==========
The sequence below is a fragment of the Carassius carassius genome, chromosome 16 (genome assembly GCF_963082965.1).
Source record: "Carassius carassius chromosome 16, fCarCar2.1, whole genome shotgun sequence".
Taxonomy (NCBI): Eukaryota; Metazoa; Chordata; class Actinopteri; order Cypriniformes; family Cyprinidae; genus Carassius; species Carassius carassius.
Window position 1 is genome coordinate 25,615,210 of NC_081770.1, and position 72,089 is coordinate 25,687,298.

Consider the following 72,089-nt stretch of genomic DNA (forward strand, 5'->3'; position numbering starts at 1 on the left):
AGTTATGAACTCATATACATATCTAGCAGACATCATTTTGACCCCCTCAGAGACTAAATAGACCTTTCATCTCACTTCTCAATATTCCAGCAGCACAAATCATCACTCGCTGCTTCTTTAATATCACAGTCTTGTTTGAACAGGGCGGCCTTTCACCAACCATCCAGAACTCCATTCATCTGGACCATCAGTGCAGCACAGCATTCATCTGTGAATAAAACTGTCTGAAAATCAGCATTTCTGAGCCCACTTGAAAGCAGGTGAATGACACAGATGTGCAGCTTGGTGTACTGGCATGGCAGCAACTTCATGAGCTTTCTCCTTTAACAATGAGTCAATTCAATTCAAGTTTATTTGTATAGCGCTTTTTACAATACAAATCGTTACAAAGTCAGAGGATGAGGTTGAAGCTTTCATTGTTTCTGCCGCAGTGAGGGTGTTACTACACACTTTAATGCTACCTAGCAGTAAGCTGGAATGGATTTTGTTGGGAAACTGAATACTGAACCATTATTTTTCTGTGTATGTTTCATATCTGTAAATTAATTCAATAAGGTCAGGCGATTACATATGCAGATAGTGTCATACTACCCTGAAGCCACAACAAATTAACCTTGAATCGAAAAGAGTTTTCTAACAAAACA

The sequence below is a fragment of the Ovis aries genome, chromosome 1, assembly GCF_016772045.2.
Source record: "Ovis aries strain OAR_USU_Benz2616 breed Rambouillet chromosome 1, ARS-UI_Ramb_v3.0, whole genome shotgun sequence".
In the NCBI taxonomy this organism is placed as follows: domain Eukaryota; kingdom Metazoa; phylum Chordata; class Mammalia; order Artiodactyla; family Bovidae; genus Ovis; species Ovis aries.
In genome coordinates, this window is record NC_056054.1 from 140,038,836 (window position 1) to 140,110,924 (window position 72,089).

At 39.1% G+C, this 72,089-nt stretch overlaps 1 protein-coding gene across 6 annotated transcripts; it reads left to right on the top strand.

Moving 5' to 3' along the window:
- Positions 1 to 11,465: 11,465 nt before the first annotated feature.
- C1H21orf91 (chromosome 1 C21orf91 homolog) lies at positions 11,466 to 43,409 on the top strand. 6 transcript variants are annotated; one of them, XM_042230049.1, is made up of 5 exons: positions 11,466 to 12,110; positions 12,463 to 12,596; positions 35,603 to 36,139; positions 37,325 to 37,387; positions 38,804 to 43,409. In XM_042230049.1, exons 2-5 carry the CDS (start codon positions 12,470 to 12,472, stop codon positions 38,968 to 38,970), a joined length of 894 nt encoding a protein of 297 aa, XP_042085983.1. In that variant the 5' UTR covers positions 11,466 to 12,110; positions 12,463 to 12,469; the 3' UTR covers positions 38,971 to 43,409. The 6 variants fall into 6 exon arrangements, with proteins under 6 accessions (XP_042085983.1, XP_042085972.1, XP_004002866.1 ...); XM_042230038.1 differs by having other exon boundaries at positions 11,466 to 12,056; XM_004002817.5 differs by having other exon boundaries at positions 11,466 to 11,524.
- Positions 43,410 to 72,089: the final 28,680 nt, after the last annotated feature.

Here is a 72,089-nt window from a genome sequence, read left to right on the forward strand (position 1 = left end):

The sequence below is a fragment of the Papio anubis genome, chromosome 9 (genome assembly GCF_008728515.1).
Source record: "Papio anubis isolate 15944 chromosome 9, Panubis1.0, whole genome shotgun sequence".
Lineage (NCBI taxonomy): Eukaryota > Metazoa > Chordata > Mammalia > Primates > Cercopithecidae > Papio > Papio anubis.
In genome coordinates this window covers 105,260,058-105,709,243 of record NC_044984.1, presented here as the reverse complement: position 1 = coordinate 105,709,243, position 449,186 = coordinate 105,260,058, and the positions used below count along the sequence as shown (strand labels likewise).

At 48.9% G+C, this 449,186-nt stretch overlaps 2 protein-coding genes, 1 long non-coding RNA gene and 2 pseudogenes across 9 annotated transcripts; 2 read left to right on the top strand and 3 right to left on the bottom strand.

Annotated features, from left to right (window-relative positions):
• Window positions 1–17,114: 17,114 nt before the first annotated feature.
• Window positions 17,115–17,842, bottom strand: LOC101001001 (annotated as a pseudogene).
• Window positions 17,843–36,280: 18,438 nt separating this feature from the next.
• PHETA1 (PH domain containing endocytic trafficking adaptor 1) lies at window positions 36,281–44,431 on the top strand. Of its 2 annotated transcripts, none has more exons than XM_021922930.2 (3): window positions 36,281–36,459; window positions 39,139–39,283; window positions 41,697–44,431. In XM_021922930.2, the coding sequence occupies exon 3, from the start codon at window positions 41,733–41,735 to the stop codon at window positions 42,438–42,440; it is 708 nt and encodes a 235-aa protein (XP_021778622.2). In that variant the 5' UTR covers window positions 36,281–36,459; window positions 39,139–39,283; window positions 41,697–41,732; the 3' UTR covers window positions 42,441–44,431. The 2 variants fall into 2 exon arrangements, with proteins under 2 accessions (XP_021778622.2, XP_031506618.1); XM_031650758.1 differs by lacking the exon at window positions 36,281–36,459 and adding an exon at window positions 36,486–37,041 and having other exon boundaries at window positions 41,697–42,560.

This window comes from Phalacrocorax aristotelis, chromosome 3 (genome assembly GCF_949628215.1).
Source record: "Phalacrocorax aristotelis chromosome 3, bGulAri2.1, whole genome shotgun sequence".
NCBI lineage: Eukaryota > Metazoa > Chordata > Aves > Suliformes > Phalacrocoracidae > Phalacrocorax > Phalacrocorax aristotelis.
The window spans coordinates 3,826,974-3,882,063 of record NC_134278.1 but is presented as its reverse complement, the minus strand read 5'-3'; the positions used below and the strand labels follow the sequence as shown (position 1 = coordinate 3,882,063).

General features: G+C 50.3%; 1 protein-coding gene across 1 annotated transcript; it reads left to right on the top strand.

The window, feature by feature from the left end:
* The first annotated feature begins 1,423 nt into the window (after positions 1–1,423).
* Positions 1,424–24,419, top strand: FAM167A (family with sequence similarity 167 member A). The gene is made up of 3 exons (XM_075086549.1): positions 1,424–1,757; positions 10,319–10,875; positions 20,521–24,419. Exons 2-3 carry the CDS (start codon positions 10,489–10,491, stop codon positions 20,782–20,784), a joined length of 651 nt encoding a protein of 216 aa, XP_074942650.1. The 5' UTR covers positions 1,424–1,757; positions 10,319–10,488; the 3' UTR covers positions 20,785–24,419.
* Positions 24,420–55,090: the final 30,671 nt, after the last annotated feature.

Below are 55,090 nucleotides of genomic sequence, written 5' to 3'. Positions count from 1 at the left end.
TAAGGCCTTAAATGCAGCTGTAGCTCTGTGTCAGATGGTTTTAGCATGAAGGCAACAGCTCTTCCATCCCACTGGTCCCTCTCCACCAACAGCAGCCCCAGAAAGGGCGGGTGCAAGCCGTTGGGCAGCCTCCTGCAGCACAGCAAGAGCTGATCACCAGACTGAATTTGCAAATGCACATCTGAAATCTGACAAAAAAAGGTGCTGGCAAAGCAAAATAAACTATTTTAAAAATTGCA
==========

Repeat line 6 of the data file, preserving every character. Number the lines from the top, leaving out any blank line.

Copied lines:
AGTTATGAACTCATATACATATCTAGCAGACATCATTTTGACCCCCTCAGAGACTAAATAGACCTTTCATCTCACTTCTCAATATTCCAGCAGCACAAATCATCACTCGCTGCTTCTTTAATATCACAGTCTTGTTTGAACAGGGCGGCCTTTCACCAACCATCCAGAACTCCATTCATCTGGACCATCAGTGCAGCACAGCATTCATCTGTGAATAAAACTGTCTGAAAATCAGCATTTCTGAGCCCACTTGAAAGCAGGTGAATGACACAGATGTGCAGCTTGGTGTACTGGCATGGCAGCAACTTCATGAGCTTTCTCCTTTAACAATGAGTCAATTCAATTCAAGTTTATTTGTATAGCGCTTTTTACAATACAAATCGTTACAAAGTCAGAGGATGAGGTTGAAGCTTTCATTGTTTCTGCCGCAGTGAGGGTGTTACTACACACTTTAATGCTACCTAGCAGTAAGCTGGAATGGATTTTGTTGGGAAACTGAATACTGAACCATTATTTTTCTGTGTATGTTTCATATCTGTAAATTAATTCAATAAGGTCAGGCGATTACATATGCAGATAGTGTCATACTACCCTGAAGCCACAACAAATTAACCTTGAATCGAAAAGAGTTTTCTAACAAAACA